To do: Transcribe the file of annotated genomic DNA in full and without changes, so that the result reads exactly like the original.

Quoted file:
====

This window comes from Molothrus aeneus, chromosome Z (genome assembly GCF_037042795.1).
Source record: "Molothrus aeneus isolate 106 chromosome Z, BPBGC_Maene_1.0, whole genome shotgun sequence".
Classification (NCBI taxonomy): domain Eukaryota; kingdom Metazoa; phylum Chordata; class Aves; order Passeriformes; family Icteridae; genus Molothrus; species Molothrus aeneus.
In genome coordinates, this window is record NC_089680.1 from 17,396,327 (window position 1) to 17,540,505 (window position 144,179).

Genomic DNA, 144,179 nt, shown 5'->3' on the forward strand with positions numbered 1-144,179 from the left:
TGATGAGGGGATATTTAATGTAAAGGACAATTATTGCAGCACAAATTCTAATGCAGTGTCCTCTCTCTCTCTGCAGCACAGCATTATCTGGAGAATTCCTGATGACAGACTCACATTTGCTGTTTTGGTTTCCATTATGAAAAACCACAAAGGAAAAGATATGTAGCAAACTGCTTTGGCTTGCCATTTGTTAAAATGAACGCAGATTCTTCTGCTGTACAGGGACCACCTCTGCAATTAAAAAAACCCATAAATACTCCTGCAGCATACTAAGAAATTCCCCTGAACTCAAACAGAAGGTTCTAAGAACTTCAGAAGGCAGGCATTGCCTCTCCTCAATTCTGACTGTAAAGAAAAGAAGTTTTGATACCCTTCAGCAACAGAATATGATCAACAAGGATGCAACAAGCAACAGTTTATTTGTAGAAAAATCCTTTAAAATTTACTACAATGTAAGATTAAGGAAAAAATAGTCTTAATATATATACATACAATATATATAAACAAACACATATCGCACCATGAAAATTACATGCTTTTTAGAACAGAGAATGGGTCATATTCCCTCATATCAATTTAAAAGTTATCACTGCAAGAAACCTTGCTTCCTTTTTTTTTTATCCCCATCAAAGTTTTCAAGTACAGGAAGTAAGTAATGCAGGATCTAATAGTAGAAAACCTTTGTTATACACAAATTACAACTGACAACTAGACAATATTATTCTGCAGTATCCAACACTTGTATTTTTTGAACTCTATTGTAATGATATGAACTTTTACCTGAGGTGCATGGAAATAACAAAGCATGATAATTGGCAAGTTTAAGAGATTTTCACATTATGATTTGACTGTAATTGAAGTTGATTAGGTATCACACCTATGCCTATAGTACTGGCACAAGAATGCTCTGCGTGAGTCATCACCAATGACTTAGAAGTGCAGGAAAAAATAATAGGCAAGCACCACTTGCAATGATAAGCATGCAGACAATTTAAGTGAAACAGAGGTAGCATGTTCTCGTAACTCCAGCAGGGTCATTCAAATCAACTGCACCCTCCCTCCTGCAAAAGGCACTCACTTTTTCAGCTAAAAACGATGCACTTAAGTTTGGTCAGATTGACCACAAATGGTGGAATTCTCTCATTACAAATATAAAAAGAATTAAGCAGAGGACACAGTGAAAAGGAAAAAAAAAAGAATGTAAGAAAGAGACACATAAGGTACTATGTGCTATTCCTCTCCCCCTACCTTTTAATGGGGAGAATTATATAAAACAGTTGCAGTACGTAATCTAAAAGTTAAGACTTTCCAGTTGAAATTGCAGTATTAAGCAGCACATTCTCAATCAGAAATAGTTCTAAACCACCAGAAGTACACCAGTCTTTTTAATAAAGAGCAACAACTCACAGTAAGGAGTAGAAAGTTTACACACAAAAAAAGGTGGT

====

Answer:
This window comes from Molothrus aeneus, chromosome Z (genome assembly GCF_037042795.1).
Source record: "Molothrus aeneus isolate 106 chromosome Z, BPBGC_Maene_1.0, whole genome shotgun sequence".
Classification (NCBI taxonomy): domain Eukaryota; kingdom Metazoa; phylum Chordata; class Aves; order Passeriformes; family Icteridae; genus Molothrus; species Molothrus aeneus.
In genome coordinates, this window is record NC_089680.1 from 17,396,327 (window position 1) to 17,540,505 (window position 144,179).

Genomic DNA, 144,179 nt, shown 5'->3' on the forward strand with positions numbered 1-144,179 from the left:
TGATGAGGGGATATTTAATGTAAAGGACAATTATTGCAGCACAAATTCTAATGCAGTGTCCTCTCTCTCTCTGCAGCACAGCATTATCTGGAGAATTCCTGATGACAGACTCACATTTGCTGTTTTGGTTTCCATTATGAAAAACCACAAAGGAAAAGATATGTAGCAAACTGCTTTGGCTTGCCATTTGTTAAAATGAACGCAGATTCTTCTGCTGTACAGGGACCACCTCTGCAATTAAAAAAACCCATAAATACTCCTGCAGCATACTAAGAAATTCCCCTGAACTCAAACAGAAGGTTCTAAGAACTTCAGAAGGCAGGCATTGCCTCTCCTCAATTCTGACTGTAAAGAAAAGAAGTTTTGATACCCTTCAGCAACAGAATATGATCAACAAGGATGCAACAAGCAACAGTTTATTTGTAGAAAAATCCTTTAAAATTTACTACAATGTAAGATTAAGGAAAAAATAGTCTTAATATATATACATACAATATATATAAACAAACACATATCGCACCATGAAAATTACATGCTTTTTAGAACAGAGAATGGGTCATATTCCCTCATATCAATTTAAAAGTTATCACTGCAAGAAACCTTGCTTCCTTTTTTTTTTATCCCCATCAAAGTTTTCAAGTACAGGAAGTAAGTAATGCAGGATCTAATAGTAGAAAACCTTTGTTATACACAAATTACAACTGACAACTAGACAATATTATTCTGCAGTATCCAACACTTGTATTTTTTGAACTCTATTGTAATGATATGAACTTTTACCTGAGGTGCATGGAAATAACAAAGCATGATAATTGGCAAGTTTAAGAGATTTTCACATTATGATTTGACTGTAATTGAAGTTGATTAGGTATCACACCTATGCCTATAGTACTGGCACAAGAATGCTCTGCGTGAGTCATCACCAATGACTTAGAAGTGCAGGAAAAAATAATAGGCAAGCACCACTTGCAATGATAAGCATGCAGACAATTTAAGTGAAACAGAGGTAGCATGTTCTCGTAACTCCAGCAGGGTCATTCAAATCAACTGCACCCTCCCTCCTGCAAAAGGCACTCACTTTTTCAGCTAAAAACGATGCACTTAAGTTTGGTCAGATTGACCACAAATGGTGGAATTCTCTCATTACAAATATAAAAAGAATTAAGCAGAGGACACAGTGAAAAGGAAAAAAAAAAGAATGTAAGAAAGAGACACATAAGGTACTATGTGCTATTCCTCTCCCCCTACCTTTTAATGGGGAGAATTATATAAAACAGTTGCAGTACGTAATCTAAAAGTTAAGACTTTCCAGTTGAAATTGCAGTATTAAGCAGCACATTCTCAATCAGAAATAGTTCTAAACCACCAGAAGTACACCAGTCTTTTTAATAAAGAGCAACAACTCACAGTAAGGAGTAGAAAGTTTACACACAAAAAAAGGTGGT